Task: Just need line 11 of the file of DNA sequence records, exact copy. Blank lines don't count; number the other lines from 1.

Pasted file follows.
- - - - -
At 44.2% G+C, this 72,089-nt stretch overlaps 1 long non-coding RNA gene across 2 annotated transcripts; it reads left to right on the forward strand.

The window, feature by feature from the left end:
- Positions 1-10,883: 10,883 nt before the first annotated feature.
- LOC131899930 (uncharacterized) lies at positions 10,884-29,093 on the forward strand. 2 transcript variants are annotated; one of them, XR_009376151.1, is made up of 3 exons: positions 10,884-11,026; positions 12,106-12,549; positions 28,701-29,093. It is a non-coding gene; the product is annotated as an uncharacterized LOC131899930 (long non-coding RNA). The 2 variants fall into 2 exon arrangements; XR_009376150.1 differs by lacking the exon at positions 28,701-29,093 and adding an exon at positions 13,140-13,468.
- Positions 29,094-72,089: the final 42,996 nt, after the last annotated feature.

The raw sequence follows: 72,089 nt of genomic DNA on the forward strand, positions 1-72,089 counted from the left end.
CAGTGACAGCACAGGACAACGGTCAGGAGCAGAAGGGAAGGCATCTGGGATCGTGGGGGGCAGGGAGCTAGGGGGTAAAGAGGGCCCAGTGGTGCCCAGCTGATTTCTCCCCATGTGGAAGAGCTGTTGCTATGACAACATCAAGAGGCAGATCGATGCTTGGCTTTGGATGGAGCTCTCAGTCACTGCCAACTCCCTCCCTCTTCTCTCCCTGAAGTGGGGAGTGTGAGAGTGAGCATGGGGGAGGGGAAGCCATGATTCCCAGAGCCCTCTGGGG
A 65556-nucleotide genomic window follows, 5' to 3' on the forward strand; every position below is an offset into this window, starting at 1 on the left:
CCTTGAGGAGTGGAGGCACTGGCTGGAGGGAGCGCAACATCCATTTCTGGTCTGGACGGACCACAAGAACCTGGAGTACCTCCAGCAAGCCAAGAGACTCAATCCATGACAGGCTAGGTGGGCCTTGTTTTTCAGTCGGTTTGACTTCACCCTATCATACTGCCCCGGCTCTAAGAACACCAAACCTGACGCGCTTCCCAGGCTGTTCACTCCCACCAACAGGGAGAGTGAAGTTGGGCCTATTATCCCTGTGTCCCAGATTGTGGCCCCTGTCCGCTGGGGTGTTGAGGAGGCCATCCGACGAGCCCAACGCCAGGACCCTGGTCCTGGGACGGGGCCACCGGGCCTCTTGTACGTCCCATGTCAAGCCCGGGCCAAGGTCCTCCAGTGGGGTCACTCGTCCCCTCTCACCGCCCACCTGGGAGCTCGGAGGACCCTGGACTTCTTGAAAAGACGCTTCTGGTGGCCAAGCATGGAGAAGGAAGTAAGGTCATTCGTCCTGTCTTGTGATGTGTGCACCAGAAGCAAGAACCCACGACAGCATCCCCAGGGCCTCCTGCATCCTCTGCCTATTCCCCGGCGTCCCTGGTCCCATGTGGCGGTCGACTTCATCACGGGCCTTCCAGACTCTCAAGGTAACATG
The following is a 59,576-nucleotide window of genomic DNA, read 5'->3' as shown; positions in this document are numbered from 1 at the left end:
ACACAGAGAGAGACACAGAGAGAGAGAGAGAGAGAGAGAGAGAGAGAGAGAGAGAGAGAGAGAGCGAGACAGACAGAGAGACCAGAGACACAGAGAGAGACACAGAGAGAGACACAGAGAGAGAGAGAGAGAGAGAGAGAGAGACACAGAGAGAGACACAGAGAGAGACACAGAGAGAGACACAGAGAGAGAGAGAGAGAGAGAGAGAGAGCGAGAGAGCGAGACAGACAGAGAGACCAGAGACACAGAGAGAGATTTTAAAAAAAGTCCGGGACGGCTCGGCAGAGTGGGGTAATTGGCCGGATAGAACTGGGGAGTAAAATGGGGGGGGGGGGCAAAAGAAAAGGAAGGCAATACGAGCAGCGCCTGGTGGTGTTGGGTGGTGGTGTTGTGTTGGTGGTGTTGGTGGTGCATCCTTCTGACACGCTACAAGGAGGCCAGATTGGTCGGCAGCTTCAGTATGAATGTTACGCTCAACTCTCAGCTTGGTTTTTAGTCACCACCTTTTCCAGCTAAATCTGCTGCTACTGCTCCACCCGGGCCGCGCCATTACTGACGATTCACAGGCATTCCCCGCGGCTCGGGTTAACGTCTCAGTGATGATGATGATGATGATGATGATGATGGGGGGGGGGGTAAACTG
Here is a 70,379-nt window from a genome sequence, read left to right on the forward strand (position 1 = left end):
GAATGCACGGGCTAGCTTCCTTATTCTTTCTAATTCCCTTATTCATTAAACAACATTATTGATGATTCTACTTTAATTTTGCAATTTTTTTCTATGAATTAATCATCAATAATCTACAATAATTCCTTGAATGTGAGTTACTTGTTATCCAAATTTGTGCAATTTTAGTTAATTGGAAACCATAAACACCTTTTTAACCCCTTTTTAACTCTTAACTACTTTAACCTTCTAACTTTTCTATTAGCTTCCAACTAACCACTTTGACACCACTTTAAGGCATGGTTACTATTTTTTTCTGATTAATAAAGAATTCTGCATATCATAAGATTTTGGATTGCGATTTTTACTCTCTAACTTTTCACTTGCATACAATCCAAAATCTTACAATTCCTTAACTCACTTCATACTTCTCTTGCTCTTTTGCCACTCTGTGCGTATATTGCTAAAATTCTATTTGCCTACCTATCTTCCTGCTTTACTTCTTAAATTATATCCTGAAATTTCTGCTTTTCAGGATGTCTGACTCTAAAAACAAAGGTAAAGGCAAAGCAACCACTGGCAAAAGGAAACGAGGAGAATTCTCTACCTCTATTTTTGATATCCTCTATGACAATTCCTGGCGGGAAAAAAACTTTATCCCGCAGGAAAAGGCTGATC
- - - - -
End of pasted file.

ACACAGAGAGAGACACAGAGAGAGAGAGAGAGAGAGAGAGAGAGAGAGAGAGAGAGAGAGAGAGCGAGACAGACAGAGAGACCAGAGACACAGAGAGAGACACAGAGAGAGACACAGAGAGAGAGAGAGAGAGAGAGAGAGAGACACAGAGAGAGACACAGAGAGAGACACAGAGAGAGACACAGAGAGAGAGAGAGAGAGAGAGAGAGAGCGAGAGAGCGAGACAGACAGAGAGACCAGAGACACAGAGAGAGATTTTAAAAAAAGTCCGGGACGGCTCGGCAGAGTGGGGTAATTGGCCGGATAGAACTGGGGAGTAAAATGGGGGGGGGGGGCAAAAGAAAAGGAAGGCAATACGAGCAGCGCCTGGTGGTGTTGGGTGGTGGTGTTGTGTTGGTGGTGTTGGTGGTGCATCCTTCTGACACGCTACAAGGAGGCCAGATTGGTCGGCAGCTTCAGTATGAATGTTACGCTCAACTCTCAGCTTGGTTTTTAGTCACCACCTTTTCCAGCTAAATCTGCTGCTACTGCTCCACCCGGGCCGCGCCATTACTGACGATTCACAGGCATTCCCCGCGGCTCGGGTTAACGTCTCAGTGATGATGATGATGATGATGATGATGATGGGGGGGGGGGTAAACTG